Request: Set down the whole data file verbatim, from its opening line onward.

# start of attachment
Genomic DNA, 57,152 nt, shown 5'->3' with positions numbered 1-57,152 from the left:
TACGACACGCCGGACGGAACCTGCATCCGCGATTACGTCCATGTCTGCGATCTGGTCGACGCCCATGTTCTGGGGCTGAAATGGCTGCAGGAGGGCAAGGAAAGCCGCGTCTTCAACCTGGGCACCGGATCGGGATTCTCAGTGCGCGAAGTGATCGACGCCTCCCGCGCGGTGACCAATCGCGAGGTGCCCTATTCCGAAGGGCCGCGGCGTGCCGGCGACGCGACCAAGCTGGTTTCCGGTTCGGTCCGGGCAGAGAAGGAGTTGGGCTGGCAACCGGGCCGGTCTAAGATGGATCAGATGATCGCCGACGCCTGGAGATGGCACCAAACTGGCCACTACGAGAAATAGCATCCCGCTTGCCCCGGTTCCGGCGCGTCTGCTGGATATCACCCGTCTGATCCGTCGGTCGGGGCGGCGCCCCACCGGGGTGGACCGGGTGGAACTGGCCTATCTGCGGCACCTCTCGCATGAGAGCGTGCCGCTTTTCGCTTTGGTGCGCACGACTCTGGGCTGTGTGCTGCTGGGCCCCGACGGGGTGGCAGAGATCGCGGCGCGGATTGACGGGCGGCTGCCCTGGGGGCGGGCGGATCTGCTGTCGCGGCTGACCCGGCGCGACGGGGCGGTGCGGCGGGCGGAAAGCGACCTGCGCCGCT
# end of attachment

Genomic DNA, 57,152 nt, shown 5'->3' with positions numbered 1-57,152 from the left:
TACGACACGCCGGACGGAACCTGCATCCGCGATTACGTCCATGTCTGCGATCTGGTCGACGCCCATGTTCTGGGGCTGAAATGGCTGCAGGAGGGCAAGGAAAGCCGCGTCTTCAACCTGGGCACCGGATCGGGATTCTCAGTGCGCGAAGTGATCGACGCCTCCCGCGCGGTGACCAATCGCGAGGTGCCCTATTCCGAAGGGCCGCGGCGTGCCGGCGACGCGACCAAGCTGGTTTCCGGTTCGGTCCGGGCAGAGAAGGAGTTGGGCTGGCAACCGGGCCGGTCTAAGATGGATCAGATGATCGCCGACGCCTGGAGATGGCACCAAACTGGCCACTACGAGAAATAGCATCCCGCTTGCCCCGGTTCCGGCGCGTCTGCTGGATATCACCCGTCTGATCCGTCGGTCGGGGCGGCGCCCCACCGGGGTGGACCGGGTGGAACTGGCCTATCTGCGGCACCTCTCGCATGAGAGCGTGCCGCTTTTCGCTTTGGTGCGCACGACTCTGGGCTGTGTGCTGCTGGGCCCCGACGGGGTGGCAGAGATCGCGGCGCGGATTGACGGGCGGCTGCCCTGGGGGCGGGCGGATCTGCTGTCGCGGCTGACCCGGCGCGACGGGGCGGTGCGGCGGGCGGAAAGCGACCTGCGCCGCT